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Several other churches are named in the scrolls: the Church of Our Lord the Saint High-Priest Aaron (probably referring to the church associated with the pilgrimage site of Jabal Harun high above Petra), the hostel or hospital of the Saint and Gloriously Triumphant Martyr Kyrikos in Petra, and the hostel or hospital of the Saint Martyr Cyricus in the city of Petra.

North of the Byzantine basilica already excavated by her husband, Patricia Bikai excavated two other churches. One, located on the ridge above Wadi Abu Ullayqa, is a small, badly eroded structure with two side aisles separated from the nave by five columns on each side. The other is a chapel located on the eastern side of a larger building between the excavated basilica and the church on the ridge. This latter chapel, with its nave and two side aisles, is remarkable for its Aswan blue granite columns, blue sandstone flooring and blue marble furnishings. The “Blue Chapel” complex is contemporary with the excavated basilica and may have been part of the bishop’s residence.

Each of these churches incorporated architectural elements from the Nabatean buildings already in Petra. The angled chisel marks of the Nabatean stonecutters can be found in the structures as well as capitals, column drums and bases, carved entablatures, doorjambs and other stonework.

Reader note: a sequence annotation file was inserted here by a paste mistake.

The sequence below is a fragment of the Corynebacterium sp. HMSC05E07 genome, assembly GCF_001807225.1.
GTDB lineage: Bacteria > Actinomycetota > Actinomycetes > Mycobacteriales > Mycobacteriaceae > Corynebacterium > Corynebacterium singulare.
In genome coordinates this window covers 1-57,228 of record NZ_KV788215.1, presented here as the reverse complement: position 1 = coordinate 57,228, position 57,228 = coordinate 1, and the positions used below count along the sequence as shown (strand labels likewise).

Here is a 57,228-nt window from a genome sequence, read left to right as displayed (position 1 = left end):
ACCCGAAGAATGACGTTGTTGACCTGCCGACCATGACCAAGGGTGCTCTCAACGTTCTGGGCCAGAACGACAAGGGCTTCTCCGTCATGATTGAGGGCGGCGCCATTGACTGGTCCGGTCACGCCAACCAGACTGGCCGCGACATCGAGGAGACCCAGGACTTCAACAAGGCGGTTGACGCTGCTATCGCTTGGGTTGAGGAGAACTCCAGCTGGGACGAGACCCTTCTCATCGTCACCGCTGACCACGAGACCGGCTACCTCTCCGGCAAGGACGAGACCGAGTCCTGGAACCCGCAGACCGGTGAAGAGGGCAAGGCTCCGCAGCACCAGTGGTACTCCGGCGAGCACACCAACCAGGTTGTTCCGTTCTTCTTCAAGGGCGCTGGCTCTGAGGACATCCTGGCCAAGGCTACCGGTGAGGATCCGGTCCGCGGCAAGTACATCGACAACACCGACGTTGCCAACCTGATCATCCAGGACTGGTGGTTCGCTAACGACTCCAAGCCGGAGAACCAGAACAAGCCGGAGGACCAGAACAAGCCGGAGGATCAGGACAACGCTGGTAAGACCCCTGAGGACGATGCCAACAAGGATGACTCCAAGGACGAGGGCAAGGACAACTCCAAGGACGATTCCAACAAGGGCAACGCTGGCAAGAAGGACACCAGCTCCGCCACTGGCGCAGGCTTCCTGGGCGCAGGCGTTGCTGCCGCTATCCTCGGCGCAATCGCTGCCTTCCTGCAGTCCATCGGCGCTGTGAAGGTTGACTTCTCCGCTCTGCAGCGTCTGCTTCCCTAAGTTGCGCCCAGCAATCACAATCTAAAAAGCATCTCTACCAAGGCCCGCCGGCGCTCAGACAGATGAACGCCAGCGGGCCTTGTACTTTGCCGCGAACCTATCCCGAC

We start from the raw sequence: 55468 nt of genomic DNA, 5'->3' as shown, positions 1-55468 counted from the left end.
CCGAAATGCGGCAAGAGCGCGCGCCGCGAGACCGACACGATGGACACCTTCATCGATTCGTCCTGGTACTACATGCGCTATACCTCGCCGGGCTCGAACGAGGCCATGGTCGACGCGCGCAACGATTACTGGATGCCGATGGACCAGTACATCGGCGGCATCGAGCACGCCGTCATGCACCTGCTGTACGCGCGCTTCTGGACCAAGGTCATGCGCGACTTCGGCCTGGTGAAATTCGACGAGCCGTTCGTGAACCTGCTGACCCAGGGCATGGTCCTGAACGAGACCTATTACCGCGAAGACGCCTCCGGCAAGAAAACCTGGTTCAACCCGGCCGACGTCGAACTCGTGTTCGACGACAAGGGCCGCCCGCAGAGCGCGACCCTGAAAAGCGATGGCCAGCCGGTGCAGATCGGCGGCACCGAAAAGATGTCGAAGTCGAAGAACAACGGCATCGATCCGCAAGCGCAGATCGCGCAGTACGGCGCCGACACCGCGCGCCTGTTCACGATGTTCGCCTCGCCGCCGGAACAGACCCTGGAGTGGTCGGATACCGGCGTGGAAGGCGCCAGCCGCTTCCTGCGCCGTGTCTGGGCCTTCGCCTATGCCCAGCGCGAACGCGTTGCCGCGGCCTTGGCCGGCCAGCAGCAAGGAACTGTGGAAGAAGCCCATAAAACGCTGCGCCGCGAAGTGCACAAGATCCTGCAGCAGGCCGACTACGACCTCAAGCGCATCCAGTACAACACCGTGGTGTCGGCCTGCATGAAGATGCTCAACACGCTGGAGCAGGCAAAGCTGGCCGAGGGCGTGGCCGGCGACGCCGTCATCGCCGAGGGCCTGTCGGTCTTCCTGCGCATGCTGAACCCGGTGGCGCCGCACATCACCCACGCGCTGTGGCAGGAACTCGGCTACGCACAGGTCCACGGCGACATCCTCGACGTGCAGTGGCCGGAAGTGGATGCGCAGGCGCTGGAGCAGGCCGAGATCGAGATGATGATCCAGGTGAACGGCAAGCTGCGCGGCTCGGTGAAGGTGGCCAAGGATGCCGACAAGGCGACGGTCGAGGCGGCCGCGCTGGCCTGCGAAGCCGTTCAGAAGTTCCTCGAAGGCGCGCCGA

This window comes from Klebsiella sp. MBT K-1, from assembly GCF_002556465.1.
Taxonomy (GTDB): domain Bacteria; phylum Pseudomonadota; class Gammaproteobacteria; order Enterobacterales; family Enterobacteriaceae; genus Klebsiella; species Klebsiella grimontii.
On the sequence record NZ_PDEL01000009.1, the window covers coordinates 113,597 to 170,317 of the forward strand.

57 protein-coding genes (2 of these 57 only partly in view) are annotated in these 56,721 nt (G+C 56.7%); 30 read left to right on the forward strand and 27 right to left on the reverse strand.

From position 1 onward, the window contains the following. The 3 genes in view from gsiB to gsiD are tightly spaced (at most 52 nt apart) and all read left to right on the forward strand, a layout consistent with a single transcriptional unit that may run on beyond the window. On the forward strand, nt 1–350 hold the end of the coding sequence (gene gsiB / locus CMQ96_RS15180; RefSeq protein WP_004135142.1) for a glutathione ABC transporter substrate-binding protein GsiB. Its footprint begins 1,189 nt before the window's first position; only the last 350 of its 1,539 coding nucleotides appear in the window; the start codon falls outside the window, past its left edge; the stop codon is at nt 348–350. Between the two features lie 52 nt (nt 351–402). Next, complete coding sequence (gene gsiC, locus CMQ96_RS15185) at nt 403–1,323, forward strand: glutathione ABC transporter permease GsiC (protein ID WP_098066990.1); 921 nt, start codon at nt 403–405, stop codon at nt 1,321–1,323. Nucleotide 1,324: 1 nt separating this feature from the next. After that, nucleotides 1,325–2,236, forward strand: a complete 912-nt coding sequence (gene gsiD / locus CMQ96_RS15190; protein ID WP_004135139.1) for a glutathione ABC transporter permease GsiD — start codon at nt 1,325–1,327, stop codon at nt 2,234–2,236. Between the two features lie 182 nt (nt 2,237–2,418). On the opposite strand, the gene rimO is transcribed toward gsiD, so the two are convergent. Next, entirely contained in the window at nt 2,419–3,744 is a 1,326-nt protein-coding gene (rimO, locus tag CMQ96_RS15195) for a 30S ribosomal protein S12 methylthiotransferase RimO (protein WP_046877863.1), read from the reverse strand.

The ruins of these churches give us just a glimpse of the splendor and extent of Christian Petra during the Byzantine period. Large, beautifully decorated Nabatean temples, whose structures were either freestanding or cut into the rocks, still dominate Petra. It may have been necessary to build very ornate churches in order to attract converts. Epiphanius, a Byzantine historian, mentions that the conversion of the residents of Petra was a slow process throughout the late fourth century and into the fifth century.

Petra seems to have a cluster of Byzantine churches, a common arrangement also found in other parts of Jordan. Besides the churches already identified, there may be as many as 40 or 50 Byzantine churches yet to be discovered. If so, a thriving Christian community certainly existed there. But it also seems that this community abandoned the city either after the earthquake of 551 or after the Muslim conquest of 638.

Sources indicate that the monastery on the plateau just below Jabal Harun may have been inhabited up to the time of the Crusades. In 1217, Magister Thetmarus recorded that two Greek monks still lived in the monastery. And archaeological sources indicate that the original Byzantine monastery shrank in size over the centuries due to the devastating earthquakes so common in the area.

The resident population may have been lured away from the damaged city of Petra by the promise of more productive arable land and the prospect of profitable trade along new routes. Ultimately, the people of Petra would have cast off their foreign Byzantine culture, assimilating into other ethnic groups.

The churches of Petra also suggest an era of vital living faith. The excavated churches are now open to the public and pilgrims come to explore their heritage and to establish a bond with the early Christians of this ancient, desert city.

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Sister Mary K. Milne is a Jerusalem-based biblical archaeologist.

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Tags: Byzantium